Therefore, global leaders like GE, Cisco and IBM have taken steps to reevaluate sales and marketing strategies and to enable new ways of empowering direct sales teams. Part of the reevaluation is a digital transformation. According to the Forrester report, key areas of best practices are experimentation, collaboration and innovation. Similar practices apply to any change management programme including social media and technology adoption.
In this blog post, I will summarise the three case studies: GE, Cisco and IBM to draw out key insights.
Cisco: B2B Digital Transformation through Collaborative Innovation
Cisco aims to tie innovation to business outcomes and to de-fragment pockets of innovation throughout the business. The goals are:
Meet customers where they are
Reach new markets more efficiently
Give sales teams more time for actual selling activities
Focusing on innovation and collaboration, Cisco executed its B2B digital transformation as follows:
They built and piloted new tools, managing the innovation from incubation to scale. The new tools were based on increased efficiency and higher quality interactions with potential and existing buyers.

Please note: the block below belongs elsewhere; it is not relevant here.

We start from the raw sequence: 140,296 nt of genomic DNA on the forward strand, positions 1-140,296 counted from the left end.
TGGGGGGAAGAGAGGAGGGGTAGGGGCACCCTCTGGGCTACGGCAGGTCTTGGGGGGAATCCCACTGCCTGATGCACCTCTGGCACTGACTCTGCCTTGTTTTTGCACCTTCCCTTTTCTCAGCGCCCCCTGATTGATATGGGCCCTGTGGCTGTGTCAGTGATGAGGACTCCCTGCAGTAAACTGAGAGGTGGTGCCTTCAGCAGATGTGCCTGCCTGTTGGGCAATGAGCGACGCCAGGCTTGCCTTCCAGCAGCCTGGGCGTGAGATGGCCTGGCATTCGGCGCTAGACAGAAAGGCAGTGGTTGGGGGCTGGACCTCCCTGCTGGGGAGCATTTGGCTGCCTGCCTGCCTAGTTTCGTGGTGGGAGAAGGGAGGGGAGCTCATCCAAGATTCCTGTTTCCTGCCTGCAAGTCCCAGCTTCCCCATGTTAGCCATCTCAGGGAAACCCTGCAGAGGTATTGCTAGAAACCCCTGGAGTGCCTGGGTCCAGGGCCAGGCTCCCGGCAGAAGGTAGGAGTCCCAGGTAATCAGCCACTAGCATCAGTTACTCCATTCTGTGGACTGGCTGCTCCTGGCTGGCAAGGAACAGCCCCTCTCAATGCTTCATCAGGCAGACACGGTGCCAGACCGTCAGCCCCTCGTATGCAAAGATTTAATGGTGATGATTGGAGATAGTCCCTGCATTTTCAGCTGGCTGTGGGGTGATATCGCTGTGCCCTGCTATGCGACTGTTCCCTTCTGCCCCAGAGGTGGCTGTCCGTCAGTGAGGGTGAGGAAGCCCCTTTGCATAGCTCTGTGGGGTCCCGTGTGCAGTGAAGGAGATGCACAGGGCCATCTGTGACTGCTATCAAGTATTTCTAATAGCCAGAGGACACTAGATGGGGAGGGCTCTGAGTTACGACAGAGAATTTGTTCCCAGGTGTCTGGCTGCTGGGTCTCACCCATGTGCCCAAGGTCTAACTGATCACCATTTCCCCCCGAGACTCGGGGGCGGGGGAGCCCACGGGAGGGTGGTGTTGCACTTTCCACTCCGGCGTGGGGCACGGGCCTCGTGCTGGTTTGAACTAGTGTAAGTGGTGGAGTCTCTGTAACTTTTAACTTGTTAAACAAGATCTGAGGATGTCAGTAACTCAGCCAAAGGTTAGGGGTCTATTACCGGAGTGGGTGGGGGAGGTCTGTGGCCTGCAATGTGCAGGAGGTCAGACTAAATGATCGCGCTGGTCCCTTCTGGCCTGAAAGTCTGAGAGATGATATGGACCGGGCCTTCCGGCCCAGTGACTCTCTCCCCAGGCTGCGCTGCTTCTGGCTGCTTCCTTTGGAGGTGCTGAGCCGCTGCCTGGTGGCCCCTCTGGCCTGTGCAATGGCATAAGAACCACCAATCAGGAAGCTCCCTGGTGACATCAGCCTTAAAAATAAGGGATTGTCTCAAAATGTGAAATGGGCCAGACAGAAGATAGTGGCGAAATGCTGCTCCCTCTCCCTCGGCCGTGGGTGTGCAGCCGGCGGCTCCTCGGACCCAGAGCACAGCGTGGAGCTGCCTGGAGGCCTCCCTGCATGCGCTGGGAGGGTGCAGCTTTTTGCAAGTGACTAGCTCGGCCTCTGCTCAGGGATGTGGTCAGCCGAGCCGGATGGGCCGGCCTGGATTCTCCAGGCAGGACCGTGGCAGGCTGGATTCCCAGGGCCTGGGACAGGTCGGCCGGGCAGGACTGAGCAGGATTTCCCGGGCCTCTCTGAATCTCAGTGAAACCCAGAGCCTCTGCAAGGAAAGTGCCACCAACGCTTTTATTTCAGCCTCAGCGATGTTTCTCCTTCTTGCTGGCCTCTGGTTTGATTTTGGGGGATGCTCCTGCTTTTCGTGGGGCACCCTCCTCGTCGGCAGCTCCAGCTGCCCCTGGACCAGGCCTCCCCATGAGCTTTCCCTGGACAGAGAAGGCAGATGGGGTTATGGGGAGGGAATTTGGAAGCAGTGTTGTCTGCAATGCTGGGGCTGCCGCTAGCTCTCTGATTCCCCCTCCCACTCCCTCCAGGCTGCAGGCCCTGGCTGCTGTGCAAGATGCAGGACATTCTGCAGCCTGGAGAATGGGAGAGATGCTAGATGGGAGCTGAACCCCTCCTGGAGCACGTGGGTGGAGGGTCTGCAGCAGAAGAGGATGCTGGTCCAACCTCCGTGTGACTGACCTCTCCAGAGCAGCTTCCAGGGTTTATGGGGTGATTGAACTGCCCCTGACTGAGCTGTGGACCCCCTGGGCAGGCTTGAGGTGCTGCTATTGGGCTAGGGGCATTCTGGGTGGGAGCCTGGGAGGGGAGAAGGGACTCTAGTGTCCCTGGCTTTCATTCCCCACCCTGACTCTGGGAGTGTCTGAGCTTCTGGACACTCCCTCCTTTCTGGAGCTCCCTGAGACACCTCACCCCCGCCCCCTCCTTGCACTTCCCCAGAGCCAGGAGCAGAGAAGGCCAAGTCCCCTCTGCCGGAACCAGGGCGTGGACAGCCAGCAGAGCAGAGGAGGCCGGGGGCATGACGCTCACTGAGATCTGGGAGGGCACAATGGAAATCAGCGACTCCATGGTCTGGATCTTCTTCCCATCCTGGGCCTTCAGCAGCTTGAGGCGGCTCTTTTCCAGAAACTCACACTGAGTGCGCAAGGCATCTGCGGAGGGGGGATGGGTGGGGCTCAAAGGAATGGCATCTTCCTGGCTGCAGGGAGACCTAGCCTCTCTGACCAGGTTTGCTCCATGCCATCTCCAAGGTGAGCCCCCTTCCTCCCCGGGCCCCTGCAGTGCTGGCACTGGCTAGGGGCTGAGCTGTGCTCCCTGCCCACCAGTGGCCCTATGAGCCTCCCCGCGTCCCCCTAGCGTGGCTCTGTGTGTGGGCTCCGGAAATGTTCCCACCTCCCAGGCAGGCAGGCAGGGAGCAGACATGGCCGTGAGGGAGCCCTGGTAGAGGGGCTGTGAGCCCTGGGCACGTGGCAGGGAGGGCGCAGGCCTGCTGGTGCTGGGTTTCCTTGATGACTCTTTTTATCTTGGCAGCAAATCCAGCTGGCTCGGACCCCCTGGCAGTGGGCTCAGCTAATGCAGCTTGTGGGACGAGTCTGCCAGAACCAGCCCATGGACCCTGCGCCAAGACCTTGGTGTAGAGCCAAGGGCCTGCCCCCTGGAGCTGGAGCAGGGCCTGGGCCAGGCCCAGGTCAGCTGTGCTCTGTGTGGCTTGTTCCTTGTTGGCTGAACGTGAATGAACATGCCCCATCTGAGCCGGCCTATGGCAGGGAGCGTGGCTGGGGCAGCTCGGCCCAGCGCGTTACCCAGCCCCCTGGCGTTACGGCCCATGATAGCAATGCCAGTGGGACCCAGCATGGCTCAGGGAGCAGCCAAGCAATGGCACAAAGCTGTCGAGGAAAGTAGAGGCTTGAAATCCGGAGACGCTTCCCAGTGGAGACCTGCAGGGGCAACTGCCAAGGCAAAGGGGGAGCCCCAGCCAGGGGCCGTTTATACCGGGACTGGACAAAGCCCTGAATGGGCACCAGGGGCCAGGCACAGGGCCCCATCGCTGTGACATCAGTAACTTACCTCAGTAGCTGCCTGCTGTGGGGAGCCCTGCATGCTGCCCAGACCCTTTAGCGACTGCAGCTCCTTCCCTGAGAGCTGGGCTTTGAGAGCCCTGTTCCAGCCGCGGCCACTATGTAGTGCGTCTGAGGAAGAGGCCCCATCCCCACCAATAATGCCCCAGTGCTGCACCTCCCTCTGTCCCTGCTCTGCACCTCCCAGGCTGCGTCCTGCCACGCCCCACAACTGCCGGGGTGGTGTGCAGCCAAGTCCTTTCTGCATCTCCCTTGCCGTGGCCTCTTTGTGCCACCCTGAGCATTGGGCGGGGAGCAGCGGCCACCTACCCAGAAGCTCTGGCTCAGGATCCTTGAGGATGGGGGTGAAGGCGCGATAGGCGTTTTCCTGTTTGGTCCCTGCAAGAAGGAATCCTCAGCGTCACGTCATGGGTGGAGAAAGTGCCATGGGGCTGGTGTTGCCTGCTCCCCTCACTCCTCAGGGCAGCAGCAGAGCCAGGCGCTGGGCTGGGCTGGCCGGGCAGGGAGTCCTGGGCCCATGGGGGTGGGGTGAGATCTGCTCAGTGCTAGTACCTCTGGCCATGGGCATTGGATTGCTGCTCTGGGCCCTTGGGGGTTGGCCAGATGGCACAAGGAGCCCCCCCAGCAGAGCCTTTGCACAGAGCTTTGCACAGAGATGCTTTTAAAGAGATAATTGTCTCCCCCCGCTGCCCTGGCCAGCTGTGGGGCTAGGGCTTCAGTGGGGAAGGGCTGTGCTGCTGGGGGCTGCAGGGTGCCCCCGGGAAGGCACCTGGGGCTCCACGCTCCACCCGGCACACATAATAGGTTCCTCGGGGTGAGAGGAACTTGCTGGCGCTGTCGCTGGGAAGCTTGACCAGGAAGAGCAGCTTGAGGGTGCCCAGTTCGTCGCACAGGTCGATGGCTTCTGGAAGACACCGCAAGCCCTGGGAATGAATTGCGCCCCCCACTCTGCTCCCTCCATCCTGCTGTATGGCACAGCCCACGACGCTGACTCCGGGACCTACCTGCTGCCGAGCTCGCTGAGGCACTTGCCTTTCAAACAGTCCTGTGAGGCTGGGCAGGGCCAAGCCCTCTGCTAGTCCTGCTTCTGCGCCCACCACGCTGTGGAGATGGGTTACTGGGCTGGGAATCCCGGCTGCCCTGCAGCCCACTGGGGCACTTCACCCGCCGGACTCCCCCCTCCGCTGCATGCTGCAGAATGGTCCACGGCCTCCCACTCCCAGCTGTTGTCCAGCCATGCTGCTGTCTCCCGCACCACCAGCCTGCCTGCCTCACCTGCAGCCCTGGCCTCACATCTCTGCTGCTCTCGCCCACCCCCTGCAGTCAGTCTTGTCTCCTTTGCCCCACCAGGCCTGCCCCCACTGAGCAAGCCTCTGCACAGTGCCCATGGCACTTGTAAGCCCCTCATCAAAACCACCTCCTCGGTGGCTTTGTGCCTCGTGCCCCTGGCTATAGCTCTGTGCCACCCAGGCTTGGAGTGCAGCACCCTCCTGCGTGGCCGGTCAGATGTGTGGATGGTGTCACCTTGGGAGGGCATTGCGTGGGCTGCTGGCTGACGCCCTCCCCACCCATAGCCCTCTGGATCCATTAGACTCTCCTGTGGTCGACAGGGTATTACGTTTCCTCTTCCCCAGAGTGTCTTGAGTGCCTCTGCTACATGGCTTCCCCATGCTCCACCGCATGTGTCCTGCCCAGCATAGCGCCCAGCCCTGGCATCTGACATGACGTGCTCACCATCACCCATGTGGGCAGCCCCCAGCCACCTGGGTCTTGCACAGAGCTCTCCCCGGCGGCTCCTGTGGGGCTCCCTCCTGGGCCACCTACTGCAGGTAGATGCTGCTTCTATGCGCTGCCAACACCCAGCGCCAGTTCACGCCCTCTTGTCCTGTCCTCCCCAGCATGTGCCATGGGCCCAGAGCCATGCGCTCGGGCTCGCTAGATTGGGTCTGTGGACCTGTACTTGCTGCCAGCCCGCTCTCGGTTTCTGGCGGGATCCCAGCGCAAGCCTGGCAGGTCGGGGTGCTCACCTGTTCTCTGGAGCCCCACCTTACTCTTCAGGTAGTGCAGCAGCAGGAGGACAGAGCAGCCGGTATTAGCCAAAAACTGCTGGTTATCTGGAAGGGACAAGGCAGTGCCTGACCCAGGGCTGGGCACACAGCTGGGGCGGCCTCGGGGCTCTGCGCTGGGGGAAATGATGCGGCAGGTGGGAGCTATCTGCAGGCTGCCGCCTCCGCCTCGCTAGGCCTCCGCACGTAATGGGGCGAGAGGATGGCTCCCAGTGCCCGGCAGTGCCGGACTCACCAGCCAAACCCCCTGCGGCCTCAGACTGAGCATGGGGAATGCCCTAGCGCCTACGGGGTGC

They established collaboration and shared goals between sales and marketing. For instance, they paired marketing’s sentiment data with sales data. These create insights that tie to opportunities for the organisation.
GE: B2B Digital Transformation through Centralised Innovation
GE is a complex, matrix organisation with several products being sold across different divisions. Therefore, the emphasis for the industrial giant are:
Centralise new technologies
Form new collaboration partnerships across the divisions
Reduce sales cycles by 50%
Some of the positive benefits of executing the initiative were that:
Centralising enables scaling of technology. For instance, it allows the reuse and recycling of successful tools and processes. It also provides a 360 degree view of interactions at all levels across the organisation, hence increasing collaboration on opportunities.
Collaboration enables sales to respond to customers 50% faster. For instance, GE built an app to reduce time that sales teams spend addressing forecast questions. Salespeople can input information on the fly through voice text solutions. Overall, GE’s sales teams are spending more time on customer-facing selling activities.
IBM: B2B Digital Transformation through Data-Driven Sales Innovation
IBM saw significant incremental sales revenue from putting data scientists in sales teams rather than at corporate level. The success from leveraging data science can be attributed to:
Making data scientists part of the sales team. The organisation developed deeper understanding of buyers due to a more scientific approach. For instance, salespeople could differentiate between a motivated buyer and a latent buyer. Also, the teams could more accurately assign sales cycles and measure the impact of new tools and tactics.